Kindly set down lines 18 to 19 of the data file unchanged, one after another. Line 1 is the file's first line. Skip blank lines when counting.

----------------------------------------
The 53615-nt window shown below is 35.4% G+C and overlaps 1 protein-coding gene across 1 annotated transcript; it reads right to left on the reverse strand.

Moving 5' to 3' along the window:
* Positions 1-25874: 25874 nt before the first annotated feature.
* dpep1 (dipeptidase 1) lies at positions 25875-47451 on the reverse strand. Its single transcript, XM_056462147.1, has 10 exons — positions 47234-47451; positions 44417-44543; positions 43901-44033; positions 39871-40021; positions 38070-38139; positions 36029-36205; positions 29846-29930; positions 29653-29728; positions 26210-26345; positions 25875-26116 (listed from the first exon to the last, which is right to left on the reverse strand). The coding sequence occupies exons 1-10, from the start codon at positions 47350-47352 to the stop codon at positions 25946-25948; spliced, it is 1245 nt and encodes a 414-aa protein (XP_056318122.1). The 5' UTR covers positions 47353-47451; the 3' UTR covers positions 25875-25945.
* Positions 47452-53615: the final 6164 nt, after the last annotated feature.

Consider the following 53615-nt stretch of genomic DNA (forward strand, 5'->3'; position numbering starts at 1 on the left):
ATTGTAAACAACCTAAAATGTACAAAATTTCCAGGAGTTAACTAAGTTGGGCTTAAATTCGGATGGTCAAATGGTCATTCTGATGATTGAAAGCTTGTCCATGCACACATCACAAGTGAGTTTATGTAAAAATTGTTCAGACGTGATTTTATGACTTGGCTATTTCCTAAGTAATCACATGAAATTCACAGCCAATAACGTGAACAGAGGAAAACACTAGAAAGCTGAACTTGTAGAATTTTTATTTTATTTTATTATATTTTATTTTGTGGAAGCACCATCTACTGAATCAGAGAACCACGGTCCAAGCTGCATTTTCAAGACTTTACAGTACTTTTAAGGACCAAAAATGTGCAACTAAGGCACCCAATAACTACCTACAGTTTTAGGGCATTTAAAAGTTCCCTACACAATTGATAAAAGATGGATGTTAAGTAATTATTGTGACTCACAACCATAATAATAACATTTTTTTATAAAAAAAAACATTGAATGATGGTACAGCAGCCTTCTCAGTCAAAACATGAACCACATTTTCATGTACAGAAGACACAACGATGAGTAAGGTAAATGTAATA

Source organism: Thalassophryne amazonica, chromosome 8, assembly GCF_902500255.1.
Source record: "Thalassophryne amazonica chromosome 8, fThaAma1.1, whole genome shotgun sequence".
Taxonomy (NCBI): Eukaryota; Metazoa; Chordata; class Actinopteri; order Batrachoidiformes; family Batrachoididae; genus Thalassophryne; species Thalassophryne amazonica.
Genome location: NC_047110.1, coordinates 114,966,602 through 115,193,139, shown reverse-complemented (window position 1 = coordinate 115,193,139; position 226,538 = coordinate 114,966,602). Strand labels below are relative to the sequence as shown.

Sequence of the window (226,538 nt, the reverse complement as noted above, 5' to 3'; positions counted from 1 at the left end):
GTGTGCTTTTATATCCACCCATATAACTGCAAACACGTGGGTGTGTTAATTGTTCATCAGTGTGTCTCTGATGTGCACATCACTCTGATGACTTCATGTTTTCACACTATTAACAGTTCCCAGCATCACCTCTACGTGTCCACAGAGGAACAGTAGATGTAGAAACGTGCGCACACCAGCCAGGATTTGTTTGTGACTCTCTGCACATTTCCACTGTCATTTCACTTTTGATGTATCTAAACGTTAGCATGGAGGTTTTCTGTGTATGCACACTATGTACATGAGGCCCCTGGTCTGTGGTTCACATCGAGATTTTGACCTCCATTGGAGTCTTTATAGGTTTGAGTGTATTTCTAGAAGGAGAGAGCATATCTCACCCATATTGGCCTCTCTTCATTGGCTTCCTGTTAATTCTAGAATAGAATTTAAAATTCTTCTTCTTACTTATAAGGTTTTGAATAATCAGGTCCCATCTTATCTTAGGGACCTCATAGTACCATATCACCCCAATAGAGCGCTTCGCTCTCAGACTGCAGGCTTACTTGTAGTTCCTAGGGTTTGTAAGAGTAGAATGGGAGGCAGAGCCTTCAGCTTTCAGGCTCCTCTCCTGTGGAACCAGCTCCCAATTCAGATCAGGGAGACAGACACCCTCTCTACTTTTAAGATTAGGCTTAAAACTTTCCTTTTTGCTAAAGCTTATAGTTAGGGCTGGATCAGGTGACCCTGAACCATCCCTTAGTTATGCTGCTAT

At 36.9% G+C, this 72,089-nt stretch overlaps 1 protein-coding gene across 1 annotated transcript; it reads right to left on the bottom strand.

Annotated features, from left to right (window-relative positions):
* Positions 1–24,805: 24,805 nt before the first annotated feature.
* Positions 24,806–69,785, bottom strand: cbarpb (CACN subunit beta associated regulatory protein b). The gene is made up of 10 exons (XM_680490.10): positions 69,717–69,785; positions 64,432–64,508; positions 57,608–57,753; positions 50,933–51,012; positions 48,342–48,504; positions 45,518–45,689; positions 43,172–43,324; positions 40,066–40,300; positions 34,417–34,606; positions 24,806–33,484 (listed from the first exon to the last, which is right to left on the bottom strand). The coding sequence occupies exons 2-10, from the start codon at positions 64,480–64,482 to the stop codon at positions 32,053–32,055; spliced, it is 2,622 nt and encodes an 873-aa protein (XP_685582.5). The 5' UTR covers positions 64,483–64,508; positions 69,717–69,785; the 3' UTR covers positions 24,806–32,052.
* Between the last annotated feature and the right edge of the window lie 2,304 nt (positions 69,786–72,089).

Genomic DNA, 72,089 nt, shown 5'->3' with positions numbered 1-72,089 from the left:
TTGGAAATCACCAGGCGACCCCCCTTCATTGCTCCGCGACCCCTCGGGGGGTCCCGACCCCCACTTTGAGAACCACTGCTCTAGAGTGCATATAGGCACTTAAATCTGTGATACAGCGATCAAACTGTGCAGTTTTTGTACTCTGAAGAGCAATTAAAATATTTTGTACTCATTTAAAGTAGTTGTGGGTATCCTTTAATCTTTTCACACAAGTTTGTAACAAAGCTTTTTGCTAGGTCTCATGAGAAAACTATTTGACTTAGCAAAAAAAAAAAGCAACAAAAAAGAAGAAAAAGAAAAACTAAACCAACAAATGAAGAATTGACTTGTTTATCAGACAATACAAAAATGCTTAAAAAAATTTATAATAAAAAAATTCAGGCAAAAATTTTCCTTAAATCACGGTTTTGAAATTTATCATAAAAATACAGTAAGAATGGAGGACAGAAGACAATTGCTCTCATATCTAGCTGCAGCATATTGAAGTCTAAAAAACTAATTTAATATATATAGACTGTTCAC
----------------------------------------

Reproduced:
* Between the last annotated feature and the right edge of the window lie 2,304 nt (positions 69,786–72,089).

Genomic DNA, 72,089 nt, shown 5'->3' with positions numbered 1-72,089 from the left: